Mental health issues also affect how moms are able to care for and interact with their children. “Mothers with untreated mood disorders are less likely to engage in a host of nurturing behaviors proven to promote healthy development and attachment, including breastfeeding, being emotionally responsive and affectionate, reading,
and singing to babies,” Rogers said.

Moreover, studies have shown that children whose parents have untreated mental health issues are at much greater risk to experience abuse and neglect. As they grow, these children are more likely to develop mental issues such as depression and attention deficit/hyperactivity disorder.

“When you don’t treat moms, you see a significant impact on child mental health, academic performance and many other outcomes,” Rogers said.

Serving a critical need

Rogers began treating parents of NICU babies in 2010 — first by meeting them in the NICU, and later via a Children’s Hospital clinic. She realized, over time, that these families needed more help than she alone could provide.

As a child psychiatrist, Rogers’ schedule already was full. At the same time, Kelly Ross, MD, assistant professor of pediatrics, was searching for a way to help anxious and depressed mothers who had delivered babies at Barnes-Jewish.

Rogers and Ross joined forces to create the Perinatal Behavioral Health Service in 2012. They chose the term “perinatal” rather than “postpartum” because the PBHS works with both new mothers and pregnant women, who are also at increased risk for depression.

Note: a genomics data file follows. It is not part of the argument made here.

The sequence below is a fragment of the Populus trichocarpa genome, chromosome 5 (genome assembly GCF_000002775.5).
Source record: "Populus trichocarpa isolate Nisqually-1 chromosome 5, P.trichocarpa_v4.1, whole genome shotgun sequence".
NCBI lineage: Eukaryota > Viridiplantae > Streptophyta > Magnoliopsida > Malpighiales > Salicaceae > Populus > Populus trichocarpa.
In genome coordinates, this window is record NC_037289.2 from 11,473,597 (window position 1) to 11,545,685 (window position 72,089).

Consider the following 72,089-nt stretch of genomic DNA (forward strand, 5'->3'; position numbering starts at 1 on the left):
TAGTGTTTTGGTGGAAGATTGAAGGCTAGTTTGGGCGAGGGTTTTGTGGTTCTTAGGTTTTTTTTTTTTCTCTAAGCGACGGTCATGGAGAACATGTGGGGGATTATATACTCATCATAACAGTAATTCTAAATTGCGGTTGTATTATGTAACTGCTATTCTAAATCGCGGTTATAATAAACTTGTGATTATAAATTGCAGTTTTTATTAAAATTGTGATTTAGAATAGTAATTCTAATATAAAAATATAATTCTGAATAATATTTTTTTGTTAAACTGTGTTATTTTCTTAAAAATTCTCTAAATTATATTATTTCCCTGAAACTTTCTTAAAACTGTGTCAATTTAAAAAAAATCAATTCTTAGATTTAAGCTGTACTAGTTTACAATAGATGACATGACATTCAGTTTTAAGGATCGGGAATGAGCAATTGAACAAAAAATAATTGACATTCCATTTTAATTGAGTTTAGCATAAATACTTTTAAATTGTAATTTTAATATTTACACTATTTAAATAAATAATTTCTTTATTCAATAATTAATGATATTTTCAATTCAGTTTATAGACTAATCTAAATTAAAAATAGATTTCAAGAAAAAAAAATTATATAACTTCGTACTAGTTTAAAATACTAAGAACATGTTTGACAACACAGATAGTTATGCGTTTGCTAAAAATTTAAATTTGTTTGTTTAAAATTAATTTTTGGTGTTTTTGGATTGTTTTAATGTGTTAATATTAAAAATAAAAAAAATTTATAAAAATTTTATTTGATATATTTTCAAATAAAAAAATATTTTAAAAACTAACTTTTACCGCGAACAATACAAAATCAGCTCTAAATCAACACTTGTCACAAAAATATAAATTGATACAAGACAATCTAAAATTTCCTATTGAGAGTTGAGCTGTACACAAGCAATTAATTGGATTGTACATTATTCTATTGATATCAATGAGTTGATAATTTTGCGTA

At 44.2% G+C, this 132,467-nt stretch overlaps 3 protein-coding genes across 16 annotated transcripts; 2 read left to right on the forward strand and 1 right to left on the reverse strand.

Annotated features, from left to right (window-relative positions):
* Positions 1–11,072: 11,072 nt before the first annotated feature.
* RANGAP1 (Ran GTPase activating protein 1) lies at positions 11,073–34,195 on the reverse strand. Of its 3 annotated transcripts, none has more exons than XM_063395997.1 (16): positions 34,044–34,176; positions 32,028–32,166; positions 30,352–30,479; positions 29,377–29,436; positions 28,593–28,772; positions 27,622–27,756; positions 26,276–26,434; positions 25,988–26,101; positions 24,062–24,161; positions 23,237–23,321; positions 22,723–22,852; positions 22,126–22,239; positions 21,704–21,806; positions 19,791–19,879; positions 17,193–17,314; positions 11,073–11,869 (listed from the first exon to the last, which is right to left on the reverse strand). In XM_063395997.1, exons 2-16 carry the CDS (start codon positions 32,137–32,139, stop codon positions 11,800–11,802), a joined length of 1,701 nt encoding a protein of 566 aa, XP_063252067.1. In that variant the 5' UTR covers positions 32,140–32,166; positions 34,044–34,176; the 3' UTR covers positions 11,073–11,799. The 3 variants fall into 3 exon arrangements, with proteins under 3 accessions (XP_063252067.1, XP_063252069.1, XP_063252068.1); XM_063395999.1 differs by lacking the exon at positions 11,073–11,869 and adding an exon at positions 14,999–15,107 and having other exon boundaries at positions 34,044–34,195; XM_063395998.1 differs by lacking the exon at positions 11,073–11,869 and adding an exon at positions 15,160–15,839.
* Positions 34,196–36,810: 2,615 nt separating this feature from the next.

Supported by grants and private philanthropy, the PBHS is a team of social workers, psychiatrists and psychologists who offer testing, counseling, medication and case management.

The service screens women for anxiety, depression and trauma at multiple locations, including the maternity floors at Barnes-Jewish, the NICU at St. Louis Children’s Hospital, and the Obstetric Clinic at the Barnes-Jewish Center for Outpatient Health. The service also accepts community and self-referrals.

In Missouri, obstetrician-gynecologists commonly screen new mothers for depression at the six-week postpartum checkup. Because mental illness can affect a mother’s ability to bond, PBHS screenings take place as early as eight weeks of pregnancy — potentially improving those first mother-child interactions. Rogers said women need to understand that mental health issues, such as anxiety and depression, occur commonly in pregnancy and in those often-grueling months after bringing home a newborn.

Screening is particularly important because, all too often, mothers of newborns are afraid to admit they are unhappy.

“Everybody believes that the experience of childbirth is supposed to be an ecstatic experience,” Rogers said. “So when that doesn’t happen, women feel that there is something wrong with them, or that they’re bad mothers.”

Learning to adjust

Torrence-Webber developed coping skills through weekly sessions in the NICU with PBHS therapist Anna Constantino-Pettit, MSW ’14. “Anna lifted my spirits,” she said.